WETZSTEIN: Why Americans put off marriage

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Marriage is associated with wealth, health, longevity, happiness and sexual satisfaction, plus myriad benefits for children.

Yet the nation’s marriage rate keeps sliding downward — in 2009, there were 36 marriages per 1,000 single women 15 and older, compared with 75 marriages per 1,000 in the early 1970s, according to the “State of Our Unions 2010” report from the National Marriage Project and Institute for American Values.

As pro-marriage supporters prepare for the second annual “National Marriage Week,” Feb. 7-14, I offer a list of reasons for why young Americans are waiting to marry.

These seven reasons come from a fascinating new book, “Premarital Sex in America: How Young Americans Meet, Mate, and Think About Marrying,” by sociology professor Mark Regnerus at the University of Texas at Austin and postdoctoral fellow Jeremy Uecker of the University of North Carolina at Chapel Hill.

Young Americans have “scripts” that say they should wait to marry because:

• They can’t afford it. College is expensive, and couples want each other to be completely finished with school, have stable jobs and be “economically set” before marrying, the researchers wrote. Ironically, such rules do not apply to cohabiting.

• The 20s are a time to “be your own person.” Committing to a marriage looks risky when both people expect to “change” as they find their “true selves.” The resulting script says: Do the self-discovery part first, then involve “other people.”

• “It’s too soon to have children.” The lack of logic here is daunting: Marriage doesn’t cause babies, sex does, and more than half of American singles ages 18 to 23 are in sexually active relationships, Mr. Regnerus and Mr. Uecker found. Moreover, staying single doesn’t mean a birth won’t occur; in fact, four in 10 babies are born out of wedlock.

But, skipping over these facts of life, many young people think if they postpone marriage, they postpone children. As one 22-year-old woman said, “If I don’t want kids, I don’t really need to get married right away.”

• It’s time to travel, not settle down. A desire to travel was a common refrain, but it was “seldom accompanied by references to particular places they wished to go,” the researchers said. “It’s just the idea of it that’s appealing. And the assumption that marriage nixes one’s travel possibilities.”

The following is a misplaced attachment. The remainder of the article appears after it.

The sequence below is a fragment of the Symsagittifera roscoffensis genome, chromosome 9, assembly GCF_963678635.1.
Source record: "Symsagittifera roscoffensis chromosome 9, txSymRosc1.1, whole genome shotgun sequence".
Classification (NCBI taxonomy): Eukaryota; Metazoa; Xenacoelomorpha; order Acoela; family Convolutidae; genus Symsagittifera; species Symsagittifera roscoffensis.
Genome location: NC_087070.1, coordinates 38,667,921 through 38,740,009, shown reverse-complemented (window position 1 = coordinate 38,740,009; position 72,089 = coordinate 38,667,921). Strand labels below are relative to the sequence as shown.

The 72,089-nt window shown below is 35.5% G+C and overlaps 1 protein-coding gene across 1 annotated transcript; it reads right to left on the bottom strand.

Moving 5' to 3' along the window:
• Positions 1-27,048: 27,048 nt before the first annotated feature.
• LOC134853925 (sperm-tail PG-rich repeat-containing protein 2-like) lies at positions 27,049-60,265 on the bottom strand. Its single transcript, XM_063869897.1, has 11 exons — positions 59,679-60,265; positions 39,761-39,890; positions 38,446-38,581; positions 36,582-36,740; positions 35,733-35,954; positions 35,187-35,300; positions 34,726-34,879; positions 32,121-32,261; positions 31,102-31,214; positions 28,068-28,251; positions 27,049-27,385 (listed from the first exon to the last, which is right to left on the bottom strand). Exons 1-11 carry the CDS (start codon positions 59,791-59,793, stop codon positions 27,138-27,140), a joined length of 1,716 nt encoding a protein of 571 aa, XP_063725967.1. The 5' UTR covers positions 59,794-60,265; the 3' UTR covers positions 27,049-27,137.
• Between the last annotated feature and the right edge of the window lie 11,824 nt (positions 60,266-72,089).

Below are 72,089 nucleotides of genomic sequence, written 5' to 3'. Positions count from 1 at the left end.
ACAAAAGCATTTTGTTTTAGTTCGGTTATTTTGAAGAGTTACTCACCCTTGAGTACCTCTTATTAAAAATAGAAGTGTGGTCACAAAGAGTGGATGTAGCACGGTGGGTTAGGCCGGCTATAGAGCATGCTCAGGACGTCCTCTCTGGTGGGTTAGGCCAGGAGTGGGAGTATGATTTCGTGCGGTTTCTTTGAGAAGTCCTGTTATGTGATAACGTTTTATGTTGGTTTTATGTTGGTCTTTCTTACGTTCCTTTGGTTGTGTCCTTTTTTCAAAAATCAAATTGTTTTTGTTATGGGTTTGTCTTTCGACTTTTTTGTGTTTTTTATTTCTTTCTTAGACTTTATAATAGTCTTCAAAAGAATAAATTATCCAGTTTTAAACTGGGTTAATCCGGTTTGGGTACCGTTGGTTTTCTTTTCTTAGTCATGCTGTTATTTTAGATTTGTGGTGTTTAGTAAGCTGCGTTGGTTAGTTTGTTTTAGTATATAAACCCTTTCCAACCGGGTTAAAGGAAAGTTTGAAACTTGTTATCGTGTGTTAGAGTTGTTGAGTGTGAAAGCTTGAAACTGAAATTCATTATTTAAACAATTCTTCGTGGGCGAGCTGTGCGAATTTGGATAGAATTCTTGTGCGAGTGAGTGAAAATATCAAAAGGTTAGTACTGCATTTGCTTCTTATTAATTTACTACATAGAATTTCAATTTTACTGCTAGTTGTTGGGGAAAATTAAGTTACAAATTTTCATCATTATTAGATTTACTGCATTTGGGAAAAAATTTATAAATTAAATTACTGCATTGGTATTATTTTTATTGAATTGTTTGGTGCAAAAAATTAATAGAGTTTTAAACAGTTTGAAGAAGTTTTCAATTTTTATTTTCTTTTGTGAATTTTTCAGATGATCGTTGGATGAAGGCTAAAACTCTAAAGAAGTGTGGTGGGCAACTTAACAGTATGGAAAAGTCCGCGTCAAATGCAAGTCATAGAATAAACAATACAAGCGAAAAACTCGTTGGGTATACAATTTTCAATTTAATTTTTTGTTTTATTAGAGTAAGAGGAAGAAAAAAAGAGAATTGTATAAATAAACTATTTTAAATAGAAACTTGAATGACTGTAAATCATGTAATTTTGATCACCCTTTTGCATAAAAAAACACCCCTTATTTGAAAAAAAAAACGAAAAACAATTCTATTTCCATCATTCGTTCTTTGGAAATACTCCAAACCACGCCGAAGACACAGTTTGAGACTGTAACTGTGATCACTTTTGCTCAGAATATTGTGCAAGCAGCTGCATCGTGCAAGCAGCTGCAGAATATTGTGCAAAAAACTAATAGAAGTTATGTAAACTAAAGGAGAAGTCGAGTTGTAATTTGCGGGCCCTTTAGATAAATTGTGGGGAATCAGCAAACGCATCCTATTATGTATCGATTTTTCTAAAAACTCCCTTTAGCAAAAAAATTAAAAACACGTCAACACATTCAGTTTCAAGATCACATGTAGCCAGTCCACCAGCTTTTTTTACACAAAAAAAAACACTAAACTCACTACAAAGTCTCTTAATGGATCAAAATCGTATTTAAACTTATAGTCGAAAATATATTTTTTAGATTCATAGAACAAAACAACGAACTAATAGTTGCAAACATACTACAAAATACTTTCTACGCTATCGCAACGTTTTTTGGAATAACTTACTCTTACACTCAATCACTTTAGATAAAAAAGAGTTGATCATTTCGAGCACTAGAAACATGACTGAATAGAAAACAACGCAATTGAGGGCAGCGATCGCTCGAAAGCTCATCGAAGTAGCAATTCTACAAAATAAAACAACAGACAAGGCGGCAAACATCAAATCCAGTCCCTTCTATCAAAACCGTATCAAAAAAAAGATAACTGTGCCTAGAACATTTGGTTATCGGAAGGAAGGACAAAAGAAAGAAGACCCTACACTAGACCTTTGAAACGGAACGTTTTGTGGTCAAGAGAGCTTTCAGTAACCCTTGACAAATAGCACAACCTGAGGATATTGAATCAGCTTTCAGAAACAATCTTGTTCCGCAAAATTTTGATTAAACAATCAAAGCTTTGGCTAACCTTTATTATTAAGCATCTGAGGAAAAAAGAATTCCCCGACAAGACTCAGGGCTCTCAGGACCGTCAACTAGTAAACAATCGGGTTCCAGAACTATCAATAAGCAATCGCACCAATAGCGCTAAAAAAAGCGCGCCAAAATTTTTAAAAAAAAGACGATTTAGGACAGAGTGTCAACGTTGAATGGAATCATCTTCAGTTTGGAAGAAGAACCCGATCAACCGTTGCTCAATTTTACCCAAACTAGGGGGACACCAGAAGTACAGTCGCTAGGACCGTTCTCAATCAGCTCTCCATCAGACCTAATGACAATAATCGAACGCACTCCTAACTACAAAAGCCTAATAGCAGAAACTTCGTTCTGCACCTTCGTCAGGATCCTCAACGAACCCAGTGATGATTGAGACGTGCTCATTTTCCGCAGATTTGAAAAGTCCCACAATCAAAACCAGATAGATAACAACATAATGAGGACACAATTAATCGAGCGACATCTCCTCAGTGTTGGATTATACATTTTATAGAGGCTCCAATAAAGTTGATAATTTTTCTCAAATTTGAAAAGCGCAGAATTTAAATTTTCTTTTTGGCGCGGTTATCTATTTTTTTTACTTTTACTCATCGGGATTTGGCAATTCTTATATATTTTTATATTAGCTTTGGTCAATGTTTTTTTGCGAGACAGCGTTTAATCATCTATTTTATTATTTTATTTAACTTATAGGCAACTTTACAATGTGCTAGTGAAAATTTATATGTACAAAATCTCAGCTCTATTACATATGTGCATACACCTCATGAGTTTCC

• Parental objections. Laura, age 19 and in love with her boyfriend, told researchers that talking about marriage would be like “staging a family rebellion.” Parents want their young adult children’s “full attention” on school and career, and are willing to cut off rent, tuition and other benefits to make their point. Optimal age of marriage to many parents? Late 20s or early 30s. (No wonder their children are marrying late, averaging age 26 for women and 28 for men.)

• The quest for “sexual chemistry.” There was a time when romantic “chemistry” meant shared interests in hobbies, religion, politics and vision for the future. Those things still exist, but today’s chemistry focuses on “how complementary” a couple is “in the bedroom.”

Again, the idea of postponing marriage until one finds an ideal lover is counterintuitive — “sustained sexual chemistry actually takes time, and requires conversation,” the researchers wrote.

But the thinking among young American adults is that “good sex should emerge rapidly and silently with the commencement of a sexual relationship,” and if sex is awkward, this means the “chemistry just isn’t there.”

So not only should marriage wait until one finds someone who’s “good in bed,” but any potential spouse should be, uh, experienced. And abstinence until marriage? Don’t even think about it, says the script.

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About the Author
Cheryl Wetzstein

Cheryl Wetzstein

Cheryl Wetzstein covers family and social issues as a national reporter for The Washington Times. She has been a reporter for three decades, working in New York City and Washington, D.C. Since joining The Washington Times in 1985, she has been a features writer, environmental and consumer affairs reporter, and assistant business editor.

Beginning in 1994, Mrs. Wetzstein worked exclusively ...

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